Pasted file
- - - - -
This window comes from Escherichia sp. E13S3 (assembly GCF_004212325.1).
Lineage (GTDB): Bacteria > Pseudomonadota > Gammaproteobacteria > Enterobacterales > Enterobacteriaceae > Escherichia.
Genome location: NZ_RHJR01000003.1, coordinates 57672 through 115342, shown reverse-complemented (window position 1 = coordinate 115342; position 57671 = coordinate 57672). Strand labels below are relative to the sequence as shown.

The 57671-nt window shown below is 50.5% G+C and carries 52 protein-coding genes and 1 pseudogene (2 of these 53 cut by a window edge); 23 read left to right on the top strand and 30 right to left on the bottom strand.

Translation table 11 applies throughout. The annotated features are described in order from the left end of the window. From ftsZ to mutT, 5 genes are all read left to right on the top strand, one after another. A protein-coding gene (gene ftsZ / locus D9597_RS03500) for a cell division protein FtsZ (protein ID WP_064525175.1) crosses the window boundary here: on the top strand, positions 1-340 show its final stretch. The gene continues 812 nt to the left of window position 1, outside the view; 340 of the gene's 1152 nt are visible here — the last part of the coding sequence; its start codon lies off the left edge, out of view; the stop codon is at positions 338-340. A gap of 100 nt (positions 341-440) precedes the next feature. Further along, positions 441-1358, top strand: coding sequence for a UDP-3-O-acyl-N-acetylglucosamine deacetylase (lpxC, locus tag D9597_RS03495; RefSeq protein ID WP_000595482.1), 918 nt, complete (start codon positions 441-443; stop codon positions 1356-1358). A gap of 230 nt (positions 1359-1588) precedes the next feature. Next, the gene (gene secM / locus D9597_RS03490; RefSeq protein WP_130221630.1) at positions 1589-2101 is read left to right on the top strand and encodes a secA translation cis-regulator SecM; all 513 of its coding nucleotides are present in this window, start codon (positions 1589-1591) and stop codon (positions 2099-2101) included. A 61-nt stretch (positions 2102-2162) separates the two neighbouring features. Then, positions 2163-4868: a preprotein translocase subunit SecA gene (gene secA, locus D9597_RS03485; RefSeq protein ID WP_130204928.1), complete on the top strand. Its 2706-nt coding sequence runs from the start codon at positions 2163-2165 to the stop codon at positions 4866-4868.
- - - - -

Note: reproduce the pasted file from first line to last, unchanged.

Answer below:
This window comes from Escherichia sp. E13S3 (assembly GCF_004212325.1).
Lineage (GTDB): Bacteria > Pseudomonadota > Gammaproteobacteria > Enterobacterales > Enterobacteriaceae > Escherichia.
Genome location: NZ_RHJR01000003.1, coordinates 57672 through 115342, shown reverse-complemented (window position 1 = coordinate 115342; position 57671 = coordinate 57672). Strand labels below are relative to the sequence as shown.

The 57671-nt window shown below is 50.5% G+C and carries 52 protein-coding genes and 1 pseudogene (2 of these 53 cut by a window edge); 23 read left to right on the top strand and 30 right to left on the bottom strand.

Translation table 11 applies throughout. The annotated features are described in order from the left end of the window. From ftsZ to mutT, 5 genes are all read left to right on the top strand, one after another. A protein-coding gene (gene ftsZ / locus D9597_RS03500) for a cell division protein FtsZ (protein ID WP_064525175.1) crosses the window boundary here: on the top strand, positions 1-340 show its final stretch. The gene continues 812 nt to the left of window position 1, outside the view; 340 of the gene's 1152 nt are visible here — the last part of the coding sequence; its start codon lies off the left edge, out of view; the stop codon is at positions 338-340. A gap of 100 nt (positions 341-440) precedes the next feature. Further along, positions 441-1358, top strand: coding sequence for a UDP-3-O-acyl-N-acetylglucosamine deacetylase (lpxC, locus tag D9597_RS03495; RefSeq protein ID WP_000595482.1), 918 nt, complete (start codon positions 441-443; stop codon positions 1356-1358). A gap of 230 nt (positions 1359-1588) precedes the next feature. Next, the gene (gene secM / locus D9597_RS03490; RefSeq protein WP_130221630.1) at positions 1589-2101 is read left to right on the top strand and encodes a secA translation cis-regulator SecM; all 513 of its coding nucleotides are present in this window, start codon (positions 1589-1591) and stop codon (positions 2099-2101) included. A 61-nt stretch (positions 2102-2162) separates the two neighbouring features. Then, positions 2163-4868: a preprotein translocase subunit SecA gene (gene secA, locus D9597_RS03485; RefSeq protein ID WP_130204928.1), complete on the top strand. Its 2706-nt coding sequence runs from the start codon at positions 2163-2165 to the stop codon at positions 4866-4868.